One sad thing is that legitimate relationships are tainted with the bar girl brush. As are legitimate jobs. I pity the girl who really is a secretary in Pattaya.

Chiang Mai: Noodles

This post is for Raoul, who has fond memories of the noodle stalls in Thailand. Actually, as I remember, he has fond memories of the ramen stalls in Japan. And those in Korea. And I seem to remember something about noodles in China. And Malaysia. And at the hawker stalls in Singapore.

Friday, March 23, 2007

Phuket: A Change of Scene

Well, Phuket certainly looks better than Chiang Mai, and the air is better, too. But then, so was Bangkok's. I found myself saying something that sounded like an oxymoron: "I'm so glad to be in Bangkok, where the air is cleaner." Apparently the weather was supposed to change enough to clean some of the smoke out of Chiang Mai. I haven't checked, though.

I chose Phuket because I thought I'd stay in town, take a bus to a different beach each day, and act more like a tourist. Instead, I went to Kata Beach, got up every morning and put on my bathing suit, hung out at the beach all day, then went to sleep early. Repeated as needed, which was every day.

The beach was busier than the kind I'm used to in SE Asia. There were two long lines of lounges and umbrellas. I, of course, spent my time on a cloth spread on the sand in the shade of a tree. No way I would pay 100 baht for a place to lie down.

The umbrellas actually added something to the atmosphere, though. When I was out in the water, and turned to look back at the beach, the umbrellas made a nice mauve and navy blue line along the base of the trees, as if an artist had drawn them there for effect. This impression was aided by my being blind as a bat without my glasses.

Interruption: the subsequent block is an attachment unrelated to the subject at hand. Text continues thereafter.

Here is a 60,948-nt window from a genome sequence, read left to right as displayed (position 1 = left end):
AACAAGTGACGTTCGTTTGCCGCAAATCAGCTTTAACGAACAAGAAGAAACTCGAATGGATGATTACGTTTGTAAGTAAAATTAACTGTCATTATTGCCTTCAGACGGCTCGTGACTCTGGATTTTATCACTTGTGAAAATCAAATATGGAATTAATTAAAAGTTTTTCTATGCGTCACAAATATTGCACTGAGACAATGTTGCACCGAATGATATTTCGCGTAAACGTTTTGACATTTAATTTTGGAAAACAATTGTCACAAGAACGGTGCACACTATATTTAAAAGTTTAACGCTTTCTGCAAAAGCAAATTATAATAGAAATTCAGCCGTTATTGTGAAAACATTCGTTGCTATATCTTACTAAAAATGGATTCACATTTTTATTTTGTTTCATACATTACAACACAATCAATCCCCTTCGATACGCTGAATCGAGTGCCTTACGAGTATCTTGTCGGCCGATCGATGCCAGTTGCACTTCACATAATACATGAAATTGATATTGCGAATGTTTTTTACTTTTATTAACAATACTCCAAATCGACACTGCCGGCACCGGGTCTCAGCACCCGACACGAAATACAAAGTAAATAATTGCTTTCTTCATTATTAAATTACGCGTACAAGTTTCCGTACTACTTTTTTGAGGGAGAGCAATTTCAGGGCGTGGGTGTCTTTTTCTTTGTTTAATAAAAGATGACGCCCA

The water was a dark blue-green, clear, with waves and swells big enough to jump around in, which was what I did most of the time.

One interesting thing was that there was a beach restaurant that was cheaper than any of the away-from-the-beach places. I found it late in the afternoon of my last day.

Wednesday, March 21, 2007

Chiang Mai: Where did I get all this stuff?

Well, I finally left Chiang Mai. With sore eyes and a raw throat, I took a bus to Bangkok. It was really weird to leave. I learned that when you have been somewhere a long time, packing is hell. You accumulate things. Having six books to read is fine when you are in one place. It is not appropriate for the road. A new blouse here, a skirt on sale there ($7), and you have too many clothes. That big bottle of shampoo that was so much cheaper suddenly seems like a very bad idea.

I did get rid of some stuff though, some of it inadvertently. I was considering dumping my Tevas because daily wear for five months had not been kind to them. And my flip flops looked like they were about to go, too. Then I decided to keep them. And then I left them behind.